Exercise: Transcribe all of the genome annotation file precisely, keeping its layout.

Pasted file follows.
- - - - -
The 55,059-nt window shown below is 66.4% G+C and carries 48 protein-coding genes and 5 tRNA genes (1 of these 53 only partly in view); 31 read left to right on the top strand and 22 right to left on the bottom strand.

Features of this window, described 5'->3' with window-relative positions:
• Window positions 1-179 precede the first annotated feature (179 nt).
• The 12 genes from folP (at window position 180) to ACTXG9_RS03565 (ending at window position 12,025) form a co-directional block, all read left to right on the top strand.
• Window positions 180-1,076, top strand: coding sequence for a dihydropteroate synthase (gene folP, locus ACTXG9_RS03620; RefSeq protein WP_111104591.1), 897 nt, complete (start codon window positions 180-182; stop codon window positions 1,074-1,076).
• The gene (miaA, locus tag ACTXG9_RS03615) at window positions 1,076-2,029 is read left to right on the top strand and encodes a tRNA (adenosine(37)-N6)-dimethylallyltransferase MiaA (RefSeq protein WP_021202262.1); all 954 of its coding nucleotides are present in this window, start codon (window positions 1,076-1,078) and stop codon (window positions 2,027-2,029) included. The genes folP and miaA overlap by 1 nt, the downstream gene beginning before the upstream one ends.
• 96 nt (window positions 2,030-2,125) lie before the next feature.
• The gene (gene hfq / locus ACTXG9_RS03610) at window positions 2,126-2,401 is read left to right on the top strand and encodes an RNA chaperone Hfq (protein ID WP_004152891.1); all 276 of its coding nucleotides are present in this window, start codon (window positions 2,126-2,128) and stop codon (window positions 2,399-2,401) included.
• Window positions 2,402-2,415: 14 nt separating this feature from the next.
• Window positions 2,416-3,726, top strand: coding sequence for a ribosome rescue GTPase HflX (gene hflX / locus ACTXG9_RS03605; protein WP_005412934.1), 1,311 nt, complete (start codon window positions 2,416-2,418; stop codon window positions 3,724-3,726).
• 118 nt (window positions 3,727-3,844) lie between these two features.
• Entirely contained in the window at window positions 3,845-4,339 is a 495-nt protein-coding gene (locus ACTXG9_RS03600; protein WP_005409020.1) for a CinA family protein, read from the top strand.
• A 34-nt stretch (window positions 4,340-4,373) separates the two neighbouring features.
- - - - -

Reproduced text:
The 55,059-nt window shown below is 66.4% G+C and carries 48 protein-coding genes and 5 tRNA genes (1 of these 53 only partly in view); 31 read left to right on the top strand and 22 right to left on the bottom strand.

Features of this window, described 5'->3' with window-relative positions:
• Window positions 1-179 precede the first annotated feature (179 nt).
• The 12 genes from folP (at window position 180) to ACTXG9_RS03565 (ending at window position 12,025) form a co-directional block, all read left to right on the top strand.
• Window positions 180-1,076, top strand: coding sequence for a dihydropteroate synthase (gene folP, locus ACTXG9_RS03620; RefSeq protein WP_111104591.1), 897 nt, complete (start codon window positions 180-182; stop codon window positions 1,074-1,076).
• The gene (miaA, locus tag ACTXG9_RS03615) at window positions 1,076-2,029 is read left to right on the top strand and encodes a tRNA (adenosine(37)-N6)-dimethylallyltransferase MiaA (RefSeq protein WP_021202262.1); all 954 of its coding nucleotides are present in this window, start codon (window positions 1,076-1,078) and stop codon (window positions 2,027-2,029) included. The genes folP and miaA overlap by 1 nt, the downstream gene beginning before the upstream one ends.
• 96 nt (window positions 2,030-2,125) lie before the next feature.
• The gene (gene hfq / locus ACTXG9_RS03610) at window positions 2,126-2,401 is read left to right on the top strand and encodes an RNA chaperone Hfq (protein ID WP_004152891.1); all 276 of its coding nucleotides are present in this window, start codon (window positions 2,126-2,128) and stop codon (window positions 2,399-2,401) included.
• Window positions 2,402-2,415: 14 nt separating this feature from the next.
• Window positions 2,416-3,726, top strand: coding sequence for a ribosome rescue GTPase HflX (gene hflX / locus ACTXG9_RS03605; protein WP_005412934.1), 1,311 nt, complete (start codon window positions 2,416-2,418; stop codon window positions 3,724-3,726).
• 118 nt (window positions 3,727-3,844) lie between these two features.
• Entirely contained in the window at window positions 3,845-4,339 is a 495-nt protein-coding gene (locus ACTXG9_RS03600; protein WP_005409020.1) for a CinA family protein, read from the top strand.
• A 34-nt stretch (window positions 4,340-4,373) separates the two neighbouring features.